“Today’s announcement underlines our commitment to ensuring that data of most value to citizens and businesses is released and is as widely accessible as possible.”
There is no reason why the same benefits would not arise in Australia by taking a similar approach to countries such as the UK. Yes, it is true that the government generates significant income from the charges levied for providing data through the ASIC company register.
However, the benefits to the Australian economy in the long run are likely to far outweigh the loss of income currently generated.
In fact, as Malcolm Turnbull said in 2014 when he was Communications Minster: “Obviously these are tough and troubled times from a budgetary point of view – and there will be all sorts of contractual issues – but really, the productivity benefits from making data freely available are so much greater than whatever revenues you can generate from them”.
The benefits of free access to ASIC’s company register
CPA Australia’s submission to the Treasury consultation on modernising business registers highlights some of the benefits that can arise from free access to the ASIC company register, including:
- Improving the probability of business success as ready and free access to financial and other information about suppliers, customers and other entities should assist businesses make more informed decisions on who they should interact with
- Reducing the risk of phoenix and other similar activity
- Assisting business meet certain regulatory obligations; for example, undertaking customer due diligence under anti-money laundering legislation
- Allowing for a deeper understanding of Australian businesses and the economy through macro-level research and analysis of such data.
The ACNC free access example
There is already evidence of the benefits of free access to information held on a government registry. The data registry charity information held by the Australian Charities and Not-for-profits Commission (ACNC)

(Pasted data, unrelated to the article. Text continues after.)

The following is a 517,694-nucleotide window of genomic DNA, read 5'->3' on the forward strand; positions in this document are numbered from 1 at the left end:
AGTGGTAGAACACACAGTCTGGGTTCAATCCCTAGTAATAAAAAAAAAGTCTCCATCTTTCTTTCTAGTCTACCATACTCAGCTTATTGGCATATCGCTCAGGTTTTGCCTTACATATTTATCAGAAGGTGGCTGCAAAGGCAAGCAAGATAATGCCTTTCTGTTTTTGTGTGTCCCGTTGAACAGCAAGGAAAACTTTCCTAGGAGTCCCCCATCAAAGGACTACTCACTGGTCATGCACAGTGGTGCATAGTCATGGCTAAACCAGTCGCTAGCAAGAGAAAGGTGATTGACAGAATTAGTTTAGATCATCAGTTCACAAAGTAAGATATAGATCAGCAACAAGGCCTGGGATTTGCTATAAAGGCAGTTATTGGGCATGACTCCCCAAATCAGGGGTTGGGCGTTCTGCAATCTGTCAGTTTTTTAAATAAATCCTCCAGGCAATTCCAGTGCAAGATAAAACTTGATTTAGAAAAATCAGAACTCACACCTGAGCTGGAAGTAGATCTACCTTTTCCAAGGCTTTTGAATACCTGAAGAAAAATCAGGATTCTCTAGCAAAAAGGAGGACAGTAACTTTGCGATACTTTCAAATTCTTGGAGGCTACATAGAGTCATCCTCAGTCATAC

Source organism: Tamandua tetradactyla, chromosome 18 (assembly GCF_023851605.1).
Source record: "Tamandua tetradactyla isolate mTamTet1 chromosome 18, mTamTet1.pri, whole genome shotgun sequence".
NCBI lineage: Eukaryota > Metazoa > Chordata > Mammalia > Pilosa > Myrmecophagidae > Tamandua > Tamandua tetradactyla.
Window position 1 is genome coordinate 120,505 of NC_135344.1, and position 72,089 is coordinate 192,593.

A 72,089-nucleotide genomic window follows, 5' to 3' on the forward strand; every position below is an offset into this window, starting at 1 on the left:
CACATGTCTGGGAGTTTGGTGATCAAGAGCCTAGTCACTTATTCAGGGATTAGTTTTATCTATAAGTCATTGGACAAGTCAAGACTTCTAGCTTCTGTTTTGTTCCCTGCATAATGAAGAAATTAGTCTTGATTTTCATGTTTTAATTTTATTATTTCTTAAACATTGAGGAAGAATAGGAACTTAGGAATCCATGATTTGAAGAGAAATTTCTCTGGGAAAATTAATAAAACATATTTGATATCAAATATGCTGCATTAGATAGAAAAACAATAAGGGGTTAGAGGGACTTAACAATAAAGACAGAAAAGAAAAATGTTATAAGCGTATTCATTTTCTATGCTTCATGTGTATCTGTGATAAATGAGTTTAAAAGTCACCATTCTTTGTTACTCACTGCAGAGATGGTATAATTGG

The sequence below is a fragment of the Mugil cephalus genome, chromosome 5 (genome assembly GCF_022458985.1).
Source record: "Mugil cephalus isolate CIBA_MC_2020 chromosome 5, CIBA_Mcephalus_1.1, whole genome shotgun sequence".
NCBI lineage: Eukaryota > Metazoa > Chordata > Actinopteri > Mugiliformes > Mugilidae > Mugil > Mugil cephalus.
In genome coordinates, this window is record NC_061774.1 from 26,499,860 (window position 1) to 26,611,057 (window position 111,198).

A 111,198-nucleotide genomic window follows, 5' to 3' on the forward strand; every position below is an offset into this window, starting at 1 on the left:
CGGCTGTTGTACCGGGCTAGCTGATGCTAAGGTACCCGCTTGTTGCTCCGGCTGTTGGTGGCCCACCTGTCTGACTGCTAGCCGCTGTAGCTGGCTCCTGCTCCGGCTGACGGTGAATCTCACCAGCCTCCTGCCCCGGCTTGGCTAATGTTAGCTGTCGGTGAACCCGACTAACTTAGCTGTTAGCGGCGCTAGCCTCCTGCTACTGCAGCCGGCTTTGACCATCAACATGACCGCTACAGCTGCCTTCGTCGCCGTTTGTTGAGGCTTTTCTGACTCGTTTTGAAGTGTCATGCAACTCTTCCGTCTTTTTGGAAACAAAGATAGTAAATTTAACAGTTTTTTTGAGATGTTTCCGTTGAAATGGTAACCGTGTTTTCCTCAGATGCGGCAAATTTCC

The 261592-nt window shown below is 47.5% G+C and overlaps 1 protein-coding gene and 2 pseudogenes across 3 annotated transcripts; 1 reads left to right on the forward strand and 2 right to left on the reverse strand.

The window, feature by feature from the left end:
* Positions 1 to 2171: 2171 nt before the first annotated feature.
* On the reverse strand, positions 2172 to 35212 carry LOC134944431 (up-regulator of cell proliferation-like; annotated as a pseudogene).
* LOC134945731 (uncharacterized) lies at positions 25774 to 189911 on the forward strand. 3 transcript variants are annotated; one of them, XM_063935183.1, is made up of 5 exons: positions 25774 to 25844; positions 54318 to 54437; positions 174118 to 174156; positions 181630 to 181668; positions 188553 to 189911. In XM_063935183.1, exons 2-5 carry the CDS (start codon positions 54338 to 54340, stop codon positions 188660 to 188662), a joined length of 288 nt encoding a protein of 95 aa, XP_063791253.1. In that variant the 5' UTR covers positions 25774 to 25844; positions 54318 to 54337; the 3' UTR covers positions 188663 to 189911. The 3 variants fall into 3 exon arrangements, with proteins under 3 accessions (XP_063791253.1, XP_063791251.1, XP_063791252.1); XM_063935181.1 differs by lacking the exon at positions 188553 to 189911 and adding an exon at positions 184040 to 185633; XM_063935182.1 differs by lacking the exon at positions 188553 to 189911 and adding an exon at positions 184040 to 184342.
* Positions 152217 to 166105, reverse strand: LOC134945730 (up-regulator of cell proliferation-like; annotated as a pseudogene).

is freely available and it is understood that the ACNC charity datasets available from the data.gov.au website are one of the most popular downloads in recent times.
Enabling free access to ASIC company financial information is a policy decision that the Australian Government should make after undertaking a cost/benefit analysis to assess the economic impact of such a change.
There is also a need to ensure the technology behind ASIC company data is fit-for-purpose for the digital age.
At present, there is limited interaction between government data registers such as the Australian Business Register, the ACNC charity register and the ASIC data registers.
This needs to be fixed as part of an overhaul of the technology used to host the data and to allow a seamless and efficient interaction between providers and users of the data.
The government’s commitment to open data and data-driven innovation has been clearly stated – now is the time for action to support this commitment.
Ram Subramanian is a policy advisor at CPA Australia.
The push to improve communication in financial reporting